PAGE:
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Diminished efficiency of HIV-1 reverse transcriptase containing the K65R and M184V drug resistance mutations

Frankel, Fernando Aa,b; Invernizzi, Cédric Fa; Oliveira, Maureena; Wainberg, Mark Aa,b,c

doi: 10.1097/QAD.0b013e3280187505
Basic Science

Objectives: To determine the underlying biochemical mechanisms responsible for the diminished viral replicative capacity associated with K65R/M184V-containing viruses.

Methods: We studied the efficiency of (-)ssDNA synthesis by recombinant wild-type and mutated HIV-1 reverse transcriptases in cell-free assays. In addition, we determined susceptibility levels to nucleoside analog reverse transcriptase inhibitors (NRTIs) both in cell-free and cell culture assays.

Results: We observed that the K65R/M184V mutations in reverse transcriptase caused reductions in the efficiency of initiation of (-)ssDNA synthesis by increasing pausing at positions +3 and +5 as well as diminished RNA usage. These findings were confirmed in cell culture data using MT-4 cells and cord blood mononuclear cells.

Conclusions: The simultaneous presence of K65R and M184V in reverse transcriptase has a negative impact with regard to the efficiency of initiation of (-)ssDNA synthesis and RNA usage, that exceeds the effect of either mutation on its own. These mechanisms, among others, are responsible for the diminished viral replicative capacity observed in tissue culture when K65R/M184V-containing viruses are studied.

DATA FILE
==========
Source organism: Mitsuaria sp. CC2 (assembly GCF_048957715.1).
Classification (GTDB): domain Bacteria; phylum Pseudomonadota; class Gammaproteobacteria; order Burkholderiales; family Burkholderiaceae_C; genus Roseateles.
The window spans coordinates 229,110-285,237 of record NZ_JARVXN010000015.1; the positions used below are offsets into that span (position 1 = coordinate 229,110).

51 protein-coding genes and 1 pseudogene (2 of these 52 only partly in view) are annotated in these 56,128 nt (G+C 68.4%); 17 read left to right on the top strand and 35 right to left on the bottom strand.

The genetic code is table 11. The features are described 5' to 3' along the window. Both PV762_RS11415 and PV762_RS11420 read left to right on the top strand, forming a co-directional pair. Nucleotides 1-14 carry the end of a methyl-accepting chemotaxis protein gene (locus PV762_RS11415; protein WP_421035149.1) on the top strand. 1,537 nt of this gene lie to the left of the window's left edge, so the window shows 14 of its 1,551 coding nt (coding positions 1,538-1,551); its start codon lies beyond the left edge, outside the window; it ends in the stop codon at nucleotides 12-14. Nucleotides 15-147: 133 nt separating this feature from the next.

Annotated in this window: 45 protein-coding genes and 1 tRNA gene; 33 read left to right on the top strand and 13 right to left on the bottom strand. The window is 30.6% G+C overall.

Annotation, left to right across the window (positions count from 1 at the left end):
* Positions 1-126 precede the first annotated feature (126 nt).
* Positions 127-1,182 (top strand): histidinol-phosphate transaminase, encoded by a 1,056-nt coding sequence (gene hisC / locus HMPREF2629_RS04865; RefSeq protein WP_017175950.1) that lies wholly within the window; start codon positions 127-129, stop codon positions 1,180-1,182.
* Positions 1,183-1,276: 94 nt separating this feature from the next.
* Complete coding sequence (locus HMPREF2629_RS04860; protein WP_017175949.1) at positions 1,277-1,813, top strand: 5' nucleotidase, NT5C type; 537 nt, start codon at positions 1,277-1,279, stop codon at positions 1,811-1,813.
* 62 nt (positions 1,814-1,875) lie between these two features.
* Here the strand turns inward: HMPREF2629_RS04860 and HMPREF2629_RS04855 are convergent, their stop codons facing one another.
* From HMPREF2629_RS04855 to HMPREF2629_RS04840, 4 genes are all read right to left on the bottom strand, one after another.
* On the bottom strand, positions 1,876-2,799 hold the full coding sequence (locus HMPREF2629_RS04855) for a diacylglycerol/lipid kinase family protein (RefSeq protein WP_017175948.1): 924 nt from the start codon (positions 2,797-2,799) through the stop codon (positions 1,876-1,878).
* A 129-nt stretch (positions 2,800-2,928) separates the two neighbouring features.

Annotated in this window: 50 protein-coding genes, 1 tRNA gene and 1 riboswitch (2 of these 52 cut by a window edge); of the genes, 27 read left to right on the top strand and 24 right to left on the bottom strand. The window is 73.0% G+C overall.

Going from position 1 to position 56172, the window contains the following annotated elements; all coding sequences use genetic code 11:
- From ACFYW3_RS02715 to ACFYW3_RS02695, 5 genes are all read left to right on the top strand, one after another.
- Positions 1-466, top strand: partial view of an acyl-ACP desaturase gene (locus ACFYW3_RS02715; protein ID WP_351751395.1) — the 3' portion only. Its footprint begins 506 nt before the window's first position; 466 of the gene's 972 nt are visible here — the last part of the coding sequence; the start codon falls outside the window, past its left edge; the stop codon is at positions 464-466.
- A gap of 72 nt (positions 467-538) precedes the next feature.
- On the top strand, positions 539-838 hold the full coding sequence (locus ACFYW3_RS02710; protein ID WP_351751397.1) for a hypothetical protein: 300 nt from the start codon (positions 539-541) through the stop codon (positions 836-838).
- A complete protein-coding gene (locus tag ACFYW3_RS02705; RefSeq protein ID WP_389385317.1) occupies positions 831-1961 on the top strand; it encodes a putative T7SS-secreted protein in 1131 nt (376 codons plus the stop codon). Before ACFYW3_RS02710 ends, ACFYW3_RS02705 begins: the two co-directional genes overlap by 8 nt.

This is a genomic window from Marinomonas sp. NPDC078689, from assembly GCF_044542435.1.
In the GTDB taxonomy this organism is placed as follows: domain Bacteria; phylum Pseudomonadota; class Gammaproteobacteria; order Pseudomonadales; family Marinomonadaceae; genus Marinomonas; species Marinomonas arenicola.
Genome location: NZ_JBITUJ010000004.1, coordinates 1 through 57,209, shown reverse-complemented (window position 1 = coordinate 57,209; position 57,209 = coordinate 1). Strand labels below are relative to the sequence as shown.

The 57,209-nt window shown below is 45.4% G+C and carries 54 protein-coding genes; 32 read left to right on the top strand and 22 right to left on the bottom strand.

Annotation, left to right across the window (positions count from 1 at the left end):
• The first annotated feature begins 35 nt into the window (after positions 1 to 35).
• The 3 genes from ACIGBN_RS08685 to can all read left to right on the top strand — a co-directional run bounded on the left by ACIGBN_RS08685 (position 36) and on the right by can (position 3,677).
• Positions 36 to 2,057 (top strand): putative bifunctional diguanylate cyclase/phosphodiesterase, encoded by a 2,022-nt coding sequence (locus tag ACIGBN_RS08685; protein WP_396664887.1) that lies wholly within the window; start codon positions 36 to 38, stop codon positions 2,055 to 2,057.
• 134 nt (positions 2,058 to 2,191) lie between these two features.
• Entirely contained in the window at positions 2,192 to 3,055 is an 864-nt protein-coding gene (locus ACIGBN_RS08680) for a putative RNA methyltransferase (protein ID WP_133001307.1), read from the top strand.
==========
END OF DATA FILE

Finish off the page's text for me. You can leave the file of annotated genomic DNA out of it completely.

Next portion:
From the aMcGill AIDS Centre, Lady Davis Institute-Jewish General Hospital, Montreal, Canada

bDepartments of Experimental Medicine, Canada

cMicrobiology and Immunology, McGill University, Montreal, Quebec, Canada.

Received 24 July, 2006

Revised 17 October, 2006

Accepted 28 November, 2006

Correspondence to Dr Mark A. Wainberg, McGill AIDS Centre, Lady Davis Institute-Jewish General Hospital, 3755 Côte-Ste-Catherine Road, Montreal, Quebec, H3T 1E2, Canada. E-mail: mark.wainberg@mcgill.ca

* This paper is dedicated to Nancy and Jack Cooperberg.

© 2007 Lippincott Williams & Wilkins, Inc.